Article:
Bringing a child into the world is a something that inspires awe and praise. It is such an incredible and unenviable act that to see it done firsthand humbles any idea of pain tolerance I believe I can endure. The duties of a father do not compare to those of a mother, but they are a very close 2nd for intensity; I know it is still ways off, just move with me here. With the knowledge of what is entailed in the father role, you would think that we received just a little more concern for our comfort during the hospital stays. Those moments we spend by the side of our partner are more than just physical or moral support, they are imperative to the whole recovery thereafter, especially when this new life is given to the mother for the first skin to skin contact. It may seem that I am just trying to embellish the role of the father/husband so to give more weight to my point but speak to any mother that has given birth with her partner present and then to any mother who hasn’t and the difference will be clear; in my unsubstantiated, male opinion.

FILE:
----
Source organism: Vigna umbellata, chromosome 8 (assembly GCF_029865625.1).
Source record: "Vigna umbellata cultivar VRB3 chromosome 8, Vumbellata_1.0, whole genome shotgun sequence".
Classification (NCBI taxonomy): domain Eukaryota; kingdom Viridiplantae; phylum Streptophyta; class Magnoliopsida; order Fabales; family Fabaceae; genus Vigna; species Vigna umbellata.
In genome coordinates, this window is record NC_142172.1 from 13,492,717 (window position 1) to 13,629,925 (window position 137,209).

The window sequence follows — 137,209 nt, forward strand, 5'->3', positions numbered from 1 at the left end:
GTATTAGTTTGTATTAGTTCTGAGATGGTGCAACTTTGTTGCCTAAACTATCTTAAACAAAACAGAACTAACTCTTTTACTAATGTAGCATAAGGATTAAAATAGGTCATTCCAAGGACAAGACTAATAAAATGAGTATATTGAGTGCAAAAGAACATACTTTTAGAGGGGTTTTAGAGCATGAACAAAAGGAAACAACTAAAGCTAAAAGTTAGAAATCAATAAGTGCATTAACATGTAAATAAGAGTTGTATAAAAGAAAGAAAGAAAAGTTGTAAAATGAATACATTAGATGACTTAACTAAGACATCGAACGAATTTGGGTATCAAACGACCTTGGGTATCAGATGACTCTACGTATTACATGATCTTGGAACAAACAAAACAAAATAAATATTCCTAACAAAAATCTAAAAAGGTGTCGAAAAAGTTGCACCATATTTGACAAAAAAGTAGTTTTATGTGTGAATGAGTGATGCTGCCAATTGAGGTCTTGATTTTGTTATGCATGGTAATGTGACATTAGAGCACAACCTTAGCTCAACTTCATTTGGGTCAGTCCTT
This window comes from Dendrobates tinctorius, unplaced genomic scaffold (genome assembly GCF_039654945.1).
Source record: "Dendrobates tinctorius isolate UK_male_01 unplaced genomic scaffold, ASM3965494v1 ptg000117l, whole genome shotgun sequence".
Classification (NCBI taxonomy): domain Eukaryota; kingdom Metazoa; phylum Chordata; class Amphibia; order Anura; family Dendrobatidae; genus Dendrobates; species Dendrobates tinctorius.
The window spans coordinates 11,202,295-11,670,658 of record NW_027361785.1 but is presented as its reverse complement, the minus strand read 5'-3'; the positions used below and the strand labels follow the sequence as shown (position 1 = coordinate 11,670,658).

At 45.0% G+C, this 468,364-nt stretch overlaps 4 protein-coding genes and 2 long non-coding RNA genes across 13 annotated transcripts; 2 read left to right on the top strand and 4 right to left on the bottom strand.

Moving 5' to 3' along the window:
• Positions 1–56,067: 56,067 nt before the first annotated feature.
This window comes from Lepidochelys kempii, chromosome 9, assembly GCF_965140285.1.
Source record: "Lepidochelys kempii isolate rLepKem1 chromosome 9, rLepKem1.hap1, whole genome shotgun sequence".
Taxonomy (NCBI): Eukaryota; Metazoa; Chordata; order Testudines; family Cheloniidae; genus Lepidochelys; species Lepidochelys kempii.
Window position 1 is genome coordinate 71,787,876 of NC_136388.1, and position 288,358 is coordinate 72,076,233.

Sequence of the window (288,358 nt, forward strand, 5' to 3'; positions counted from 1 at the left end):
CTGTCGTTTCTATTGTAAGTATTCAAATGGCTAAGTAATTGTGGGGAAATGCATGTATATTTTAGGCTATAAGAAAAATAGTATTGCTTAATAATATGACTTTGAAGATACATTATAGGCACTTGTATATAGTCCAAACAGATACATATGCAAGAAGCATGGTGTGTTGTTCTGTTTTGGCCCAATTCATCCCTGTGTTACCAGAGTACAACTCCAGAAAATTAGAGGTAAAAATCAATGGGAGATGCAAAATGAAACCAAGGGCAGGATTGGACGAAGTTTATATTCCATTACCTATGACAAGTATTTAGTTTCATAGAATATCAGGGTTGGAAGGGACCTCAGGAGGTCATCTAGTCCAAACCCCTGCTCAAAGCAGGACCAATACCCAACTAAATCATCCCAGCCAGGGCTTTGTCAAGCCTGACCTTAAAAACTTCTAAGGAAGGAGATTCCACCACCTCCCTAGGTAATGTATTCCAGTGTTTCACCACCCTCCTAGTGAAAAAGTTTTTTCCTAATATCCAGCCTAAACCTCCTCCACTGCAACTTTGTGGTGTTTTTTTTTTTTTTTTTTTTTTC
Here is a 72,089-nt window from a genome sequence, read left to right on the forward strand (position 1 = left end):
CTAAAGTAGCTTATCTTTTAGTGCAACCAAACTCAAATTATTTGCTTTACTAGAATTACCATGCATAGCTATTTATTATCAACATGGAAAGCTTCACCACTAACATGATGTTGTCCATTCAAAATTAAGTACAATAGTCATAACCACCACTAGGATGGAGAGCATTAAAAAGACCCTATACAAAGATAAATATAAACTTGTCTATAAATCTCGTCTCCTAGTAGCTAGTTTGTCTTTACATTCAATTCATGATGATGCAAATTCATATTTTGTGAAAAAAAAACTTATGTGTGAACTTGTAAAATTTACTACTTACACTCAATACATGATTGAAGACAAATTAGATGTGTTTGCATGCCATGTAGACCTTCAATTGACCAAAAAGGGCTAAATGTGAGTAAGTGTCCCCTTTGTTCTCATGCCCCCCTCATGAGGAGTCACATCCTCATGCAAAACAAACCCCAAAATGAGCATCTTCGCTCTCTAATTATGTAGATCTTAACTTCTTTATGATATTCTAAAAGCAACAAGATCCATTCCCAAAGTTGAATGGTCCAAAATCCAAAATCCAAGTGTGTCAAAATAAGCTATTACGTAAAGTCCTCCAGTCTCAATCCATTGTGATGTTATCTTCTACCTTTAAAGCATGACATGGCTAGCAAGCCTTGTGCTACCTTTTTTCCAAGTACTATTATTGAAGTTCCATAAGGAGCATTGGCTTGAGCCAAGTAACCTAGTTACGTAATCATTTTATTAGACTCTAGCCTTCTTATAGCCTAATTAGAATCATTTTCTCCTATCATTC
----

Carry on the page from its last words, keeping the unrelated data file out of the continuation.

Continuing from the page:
I know this may seem petty and some of you reading will be in an uproar about it, possibly sending angry responses to the editor, but I stand by my words when I say fathers are not always looked after well in the care after the baby is born. I’m referring to the chairs we are forced to sleep in specifically. They aren’t recliners or very wide but are stiff and narrow, making any bodily adjustment a matter of finding what position hurts less.
If you haven’t guessed, there isn’t one. I don’t know if this matters to anyone in the world of Maternity hospitals, but if I ever came across a post or article detailing the comfort a father enjoyed after the birth of their child, I’d be reveling in their joy.



April 2021